I’m going to demonstrate this using Bayes’ Rule. I will represent the hypothesis that (a non-Deist, i.e. an interventionist) God exists as , and the evidence of complex life as . What we want to know is the posterior probability that is true, given , written
which, in English, is: the probability that God exists, given the evidence before us of complex life.
By Bayes rule:
- is the probability of complex life, given that God exists,
- , is our prior belief that God exists, expressed as a probability,
- is the probability of complex life, given that God does not exist, and
- is the probability that God does not exist (which equals .
So first of all we have to set our prior, , the probability that God exists, which I am happy to set high, for instance, at .98.
We also have to set the likelihood of complex life existing, given the existence of an interventionist God (after all, an interventionist God might simply have decided not to bother, or to make something else, like marvellous crystal palaces, instead). However, I will actually set this to 1, as it seems just weird to posit an interventionist God who doesn’t make complex life.
The first thing to note is that the term on the numerator is identical to the first term in the denominator. In our case we have .98*1 on the top, and .98*1 + something on the bottom. I will set the likelihood of Complex life given no interventionist God () at something very small, let’s say .0001. This gives us:
Which gives me a posterior probability that an interventionist God exists of .999998!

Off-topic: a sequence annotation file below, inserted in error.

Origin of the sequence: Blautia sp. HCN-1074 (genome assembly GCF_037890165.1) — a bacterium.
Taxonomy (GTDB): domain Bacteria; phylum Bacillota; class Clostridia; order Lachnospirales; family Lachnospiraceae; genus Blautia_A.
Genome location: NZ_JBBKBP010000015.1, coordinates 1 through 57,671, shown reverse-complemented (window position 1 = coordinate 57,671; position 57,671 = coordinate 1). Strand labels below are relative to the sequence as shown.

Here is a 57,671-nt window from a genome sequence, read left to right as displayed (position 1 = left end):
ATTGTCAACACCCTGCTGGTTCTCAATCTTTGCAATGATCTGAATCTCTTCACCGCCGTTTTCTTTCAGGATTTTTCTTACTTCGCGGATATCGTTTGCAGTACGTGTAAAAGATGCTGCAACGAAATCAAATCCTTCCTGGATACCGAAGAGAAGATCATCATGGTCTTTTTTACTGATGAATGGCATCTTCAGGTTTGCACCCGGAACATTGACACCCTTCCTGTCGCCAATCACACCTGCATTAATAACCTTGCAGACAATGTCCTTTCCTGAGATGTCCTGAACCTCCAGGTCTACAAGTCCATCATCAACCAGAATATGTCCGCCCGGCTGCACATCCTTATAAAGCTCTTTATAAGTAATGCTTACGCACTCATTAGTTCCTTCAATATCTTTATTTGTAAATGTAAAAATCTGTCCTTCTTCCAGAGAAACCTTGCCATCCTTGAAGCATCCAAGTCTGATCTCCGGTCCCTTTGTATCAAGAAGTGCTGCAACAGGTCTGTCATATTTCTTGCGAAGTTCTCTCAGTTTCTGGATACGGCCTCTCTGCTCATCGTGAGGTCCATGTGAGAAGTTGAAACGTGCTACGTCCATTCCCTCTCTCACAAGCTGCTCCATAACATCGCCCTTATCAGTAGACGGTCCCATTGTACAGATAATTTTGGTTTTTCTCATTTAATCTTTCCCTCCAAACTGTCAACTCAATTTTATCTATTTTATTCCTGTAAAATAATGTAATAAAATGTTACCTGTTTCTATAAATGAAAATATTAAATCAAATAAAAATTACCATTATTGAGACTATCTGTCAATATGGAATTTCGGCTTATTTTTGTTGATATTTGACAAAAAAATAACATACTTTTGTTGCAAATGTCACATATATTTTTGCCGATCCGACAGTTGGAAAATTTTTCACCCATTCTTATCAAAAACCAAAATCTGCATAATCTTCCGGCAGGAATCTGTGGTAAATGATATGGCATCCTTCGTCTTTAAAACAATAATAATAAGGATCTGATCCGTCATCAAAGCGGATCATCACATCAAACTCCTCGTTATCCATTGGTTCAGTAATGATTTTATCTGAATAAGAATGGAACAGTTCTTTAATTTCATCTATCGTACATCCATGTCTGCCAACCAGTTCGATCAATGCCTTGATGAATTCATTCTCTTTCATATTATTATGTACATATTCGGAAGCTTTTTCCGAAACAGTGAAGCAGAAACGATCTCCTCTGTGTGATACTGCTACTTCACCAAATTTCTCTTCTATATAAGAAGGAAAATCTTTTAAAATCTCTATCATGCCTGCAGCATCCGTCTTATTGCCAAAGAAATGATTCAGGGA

So, by setting the probability of complex life, given no God, very small, I have vastly increased my posterior faith that God exists! And if I make it still smaller, then my posterior faith in God grows still further! Take that, atheists! If IDists can show that the probability of complex life, given no God, is sufficiently tiny that it effectively cannot occur within the lifetime of the universe, that second term on the denominator will go to zero, and God becomes a certainty!
So far, so good. Or would be, if it were ever possible to show that something is impossible, which, 500 coins notwithstanding, it isn’t. That’s because there are many different nulls to reject, and there is always likely to be one you haven’t thought of. No matter, that dead horse has been beaten enough in recent posts.
What I want to do here is to look at it the other way round. Let’s say that scientists show that, far from complex life being near-impossible given no God, they discover it’s a virtual certainty – we even manage to do it in a test-tube using conditions known to prevail on early earth, we find all the intermediate fossils we need to fill out the various radiations since dot, and moreoever, get a bunch of SETI signals telling us we aren’t even alone as intelligent beings in the universe.
So instead of setting the likelihood of Complex life given no interventionist God () to something very small, let’s make it 1. Here is our equation now:
What is my posterior probability that God exists? Well, now the denominator simply sums to unity, leaving our belief in God exactly where it started: .98.
In other words, finding out that life is perfectly possible in the absence of an interventionist God tells absolutely nothing at all about whether God exists. It simply leaves us with the faith we had in the first place.
The good news for theists, then, is that there is nothing to fear from naturalist science – it cannot rock your faith, no matter how good a naturalist explanation for anything scientists come up with. If your faith is absolute, absolute, it will remain. If your faith is 50:50, it can only go up, not down.
However, the good news for atheists is that if it starts at near zero, good naturalist explanations will keep it there. Science, therefore, as Dawkins says, allows him to be an “intellectually fulfilled atheist”.
But for theists, it can do absolutely nothing to dent your faith.
So have a very happy Christmas!